A prosecutor is supposed to serve justice, and if that means admitting a mistake — that a man might have been wrongly convicted, that the evidence against him might have been tainted in some way — so be it.

Prosecutors have a lot of power. Even if police believe they’ve arrested the right man, the prosecutor has to follow the rules, and the rule about exculpatory evidence in Maryland is explicit: The state must disclose to the defense “all evidence or information known to the prosecutor that tends to negate the guilt of the accused or mitigates the offense.” And it remains true even long after a conviction.

The state’s high court — at the time, known as the Maryland Court of Appeals, now the Supreme Court of Maryland — disbarred Cassilly following an investigation by the Attorney Grievance Commission into a complaint filed by the defendant in the murder case, John Huffington.

The court agreed that Cassilly “knowingly and intentionally failed to disclose for more than a decade exculpatory evidence that came to light after [Huffington’s] conviction, discarded the evidence, knowingly made false statements of fact to a court and defense counsel concerning the content of the evidence, opposed the defendant’s post conviction petitions and sought to have forensic evidence that was the subject of the defendant’s post-trial request for review destroyed.”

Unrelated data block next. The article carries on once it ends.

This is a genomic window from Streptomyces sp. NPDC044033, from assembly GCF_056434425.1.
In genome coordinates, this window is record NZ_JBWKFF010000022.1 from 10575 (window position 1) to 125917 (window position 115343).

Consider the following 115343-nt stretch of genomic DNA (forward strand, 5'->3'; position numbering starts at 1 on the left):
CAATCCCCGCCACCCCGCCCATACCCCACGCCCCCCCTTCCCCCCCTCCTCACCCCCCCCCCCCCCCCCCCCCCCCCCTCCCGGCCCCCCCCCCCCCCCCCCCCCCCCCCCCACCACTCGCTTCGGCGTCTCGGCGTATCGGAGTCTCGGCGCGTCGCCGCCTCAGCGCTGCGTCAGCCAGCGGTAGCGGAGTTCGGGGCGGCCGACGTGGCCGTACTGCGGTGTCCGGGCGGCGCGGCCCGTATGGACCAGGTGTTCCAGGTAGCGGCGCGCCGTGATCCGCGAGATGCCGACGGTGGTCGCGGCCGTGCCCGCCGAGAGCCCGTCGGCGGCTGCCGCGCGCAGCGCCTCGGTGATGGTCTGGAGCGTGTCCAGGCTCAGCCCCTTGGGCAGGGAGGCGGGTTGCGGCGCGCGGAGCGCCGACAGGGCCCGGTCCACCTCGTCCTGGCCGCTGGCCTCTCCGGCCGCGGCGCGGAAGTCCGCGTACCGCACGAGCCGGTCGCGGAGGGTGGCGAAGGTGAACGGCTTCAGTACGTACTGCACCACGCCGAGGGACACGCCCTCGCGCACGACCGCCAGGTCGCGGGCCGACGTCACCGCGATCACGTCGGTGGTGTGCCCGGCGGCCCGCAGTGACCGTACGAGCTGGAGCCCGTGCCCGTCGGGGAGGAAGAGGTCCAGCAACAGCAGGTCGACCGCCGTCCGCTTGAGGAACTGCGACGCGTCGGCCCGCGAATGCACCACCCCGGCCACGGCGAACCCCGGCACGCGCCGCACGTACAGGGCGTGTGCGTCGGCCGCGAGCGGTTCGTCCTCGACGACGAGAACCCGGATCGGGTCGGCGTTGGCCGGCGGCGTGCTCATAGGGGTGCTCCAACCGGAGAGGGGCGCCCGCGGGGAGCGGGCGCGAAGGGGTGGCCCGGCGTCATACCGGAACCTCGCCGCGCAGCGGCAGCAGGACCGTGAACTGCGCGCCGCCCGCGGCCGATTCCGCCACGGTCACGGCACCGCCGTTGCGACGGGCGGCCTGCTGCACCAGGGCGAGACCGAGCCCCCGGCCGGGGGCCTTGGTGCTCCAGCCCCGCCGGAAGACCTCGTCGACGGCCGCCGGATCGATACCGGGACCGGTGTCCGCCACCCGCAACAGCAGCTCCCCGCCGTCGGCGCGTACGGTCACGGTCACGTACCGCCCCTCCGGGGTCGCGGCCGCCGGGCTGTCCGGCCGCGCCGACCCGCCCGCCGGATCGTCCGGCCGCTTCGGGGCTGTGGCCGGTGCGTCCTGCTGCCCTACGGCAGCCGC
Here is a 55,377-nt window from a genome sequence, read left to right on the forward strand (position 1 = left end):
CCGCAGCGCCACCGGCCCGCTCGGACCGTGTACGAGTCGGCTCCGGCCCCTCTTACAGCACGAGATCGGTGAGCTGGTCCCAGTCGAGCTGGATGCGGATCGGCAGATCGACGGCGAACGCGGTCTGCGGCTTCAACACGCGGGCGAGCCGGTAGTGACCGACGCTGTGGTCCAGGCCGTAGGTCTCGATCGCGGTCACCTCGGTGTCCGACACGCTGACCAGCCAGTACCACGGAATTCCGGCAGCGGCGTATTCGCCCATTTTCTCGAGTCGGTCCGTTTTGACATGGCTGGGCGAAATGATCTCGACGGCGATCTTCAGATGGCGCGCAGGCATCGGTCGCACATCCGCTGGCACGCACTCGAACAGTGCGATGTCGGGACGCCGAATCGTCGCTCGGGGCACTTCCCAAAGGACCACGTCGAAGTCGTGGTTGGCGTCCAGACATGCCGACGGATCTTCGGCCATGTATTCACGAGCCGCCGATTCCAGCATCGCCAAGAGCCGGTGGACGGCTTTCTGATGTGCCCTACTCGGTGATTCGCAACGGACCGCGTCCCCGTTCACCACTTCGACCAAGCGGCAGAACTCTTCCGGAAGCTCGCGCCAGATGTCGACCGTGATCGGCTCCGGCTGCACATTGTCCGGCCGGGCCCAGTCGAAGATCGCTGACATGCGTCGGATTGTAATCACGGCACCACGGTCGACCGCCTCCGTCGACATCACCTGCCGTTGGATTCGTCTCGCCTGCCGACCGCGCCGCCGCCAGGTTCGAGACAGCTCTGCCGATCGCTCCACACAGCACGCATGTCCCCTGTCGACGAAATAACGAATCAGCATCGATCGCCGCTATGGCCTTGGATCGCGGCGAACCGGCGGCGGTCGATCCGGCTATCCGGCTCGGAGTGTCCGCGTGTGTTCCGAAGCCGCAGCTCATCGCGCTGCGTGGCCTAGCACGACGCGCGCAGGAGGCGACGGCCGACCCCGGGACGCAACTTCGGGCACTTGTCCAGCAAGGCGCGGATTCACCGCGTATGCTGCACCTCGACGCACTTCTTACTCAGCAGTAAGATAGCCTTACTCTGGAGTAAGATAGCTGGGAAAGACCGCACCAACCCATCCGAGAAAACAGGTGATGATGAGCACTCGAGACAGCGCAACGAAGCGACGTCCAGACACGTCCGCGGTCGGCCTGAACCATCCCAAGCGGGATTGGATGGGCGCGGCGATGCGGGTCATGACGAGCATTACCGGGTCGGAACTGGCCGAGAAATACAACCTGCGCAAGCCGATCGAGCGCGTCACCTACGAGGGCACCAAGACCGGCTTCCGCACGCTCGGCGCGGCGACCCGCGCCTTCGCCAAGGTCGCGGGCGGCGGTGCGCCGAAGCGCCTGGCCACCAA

Cassilly was no victim of an “anti-criminal justice movement.” He broke the rules of conduct and criminal procedure — to such an extent that he was disbarred, even after retirement. And he said he didn’t give a damn.

Yet Cassilly’s younger brother, Harford County Executive Bob Cassilly, decided that Joe Cassilly needed to be back in the public sphere. The former state senator was elected county executive in November and took office in December. Last week he nominated his disbarred brother to a seat on Harford County’s Board of Ethics.

I know what you’re saying: Wait. What?

He nominated a disbarred lawyer to be an arbiter of ethics? And the disbarred lawyer is his brother?